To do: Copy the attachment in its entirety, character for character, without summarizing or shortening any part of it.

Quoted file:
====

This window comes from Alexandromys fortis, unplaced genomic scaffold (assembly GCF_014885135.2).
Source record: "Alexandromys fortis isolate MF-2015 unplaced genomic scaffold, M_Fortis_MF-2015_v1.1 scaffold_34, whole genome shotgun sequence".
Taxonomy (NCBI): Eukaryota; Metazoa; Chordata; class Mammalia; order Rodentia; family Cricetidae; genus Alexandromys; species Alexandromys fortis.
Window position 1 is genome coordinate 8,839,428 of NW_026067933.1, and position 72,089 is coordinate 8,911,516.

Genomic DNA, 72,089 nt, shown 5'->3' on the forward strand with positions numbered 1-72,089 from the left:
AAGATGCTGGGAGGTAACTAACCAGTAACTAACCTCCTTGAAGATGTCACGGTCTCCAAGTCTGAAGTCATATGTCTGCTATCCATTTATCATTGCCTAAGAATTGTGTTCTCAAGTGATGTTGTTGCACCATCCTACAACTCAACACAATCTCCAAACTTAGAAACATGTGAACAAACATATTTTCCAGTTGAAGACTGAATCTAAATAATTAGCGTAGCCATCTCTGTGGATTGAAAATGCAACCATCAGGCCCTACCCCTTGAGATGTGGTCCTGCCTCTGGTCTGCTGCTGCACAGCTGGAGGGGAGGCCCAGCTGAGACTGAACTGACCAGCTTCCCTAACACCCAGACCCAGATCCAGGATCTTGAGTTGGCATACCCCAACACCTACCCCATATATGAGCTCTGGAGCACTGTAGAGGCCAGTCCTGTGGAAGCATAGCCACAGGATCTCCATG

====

This window comes from Alexandromys fortis, unplaced genomic scaffold (assembly GCF_014885135.2).
Source record: "Alexandromys fortis isolate MF-2015 unplaced genomic scaffold, M_Fortis_MF-2015_v1.1 scaffold_34, whole genome shotgun sequence".
Taxonomy (NCBI): Eukaryota; Metazoa; Chordata; class Mammalia; order Rodentia; family Cricetidae; genus Alexandromys; species Alexandromys fortis.
Window position 1 is genome coordinate 8,839,428 of NW_026067933.1, and position 72,089 is coordinate 8,911,516.

Genomic DNA, 72,089 nt, shown 5'->3' on the forward strand with positions numbered 1-72,089 from the left:
AAGATGCTGGGAGGTAACTAACCAGTAACTAACCTCCTTGAAGATGTCACGGTCTCCAAGTCTGAAGTCATATGTCTGCTATCCATTTATCATTGCCTAAGAATTGTGTTCTCAAGTGATGTTGTTGCACCATCCTACAACTCAACACAATCTCCAAACTTAGAAACATGTGAACAAACATATTTTCCAGTTGAAGACTGAATCTAAATAATTAGCGTAGCCATCTCTGTGGATTGAAAATGCAACCATCAGGCCCTACCCCTTGAGATGTGGTCCTGCCTCTGGTCTGCTGCTGCACAGCTGGAGGGGAGGCCCAGCTGAGACTGAACTGACCAGCTTCCCTAACACCCAGACCCAGATCCAGGATCTTGAGTTGGCATACCCCAACACCTACCCCATATATGAGCTCTGGAGCACTGTAGAGGCCAGTCCTGTGGAAGCATAGCCACAGGATCTCCATG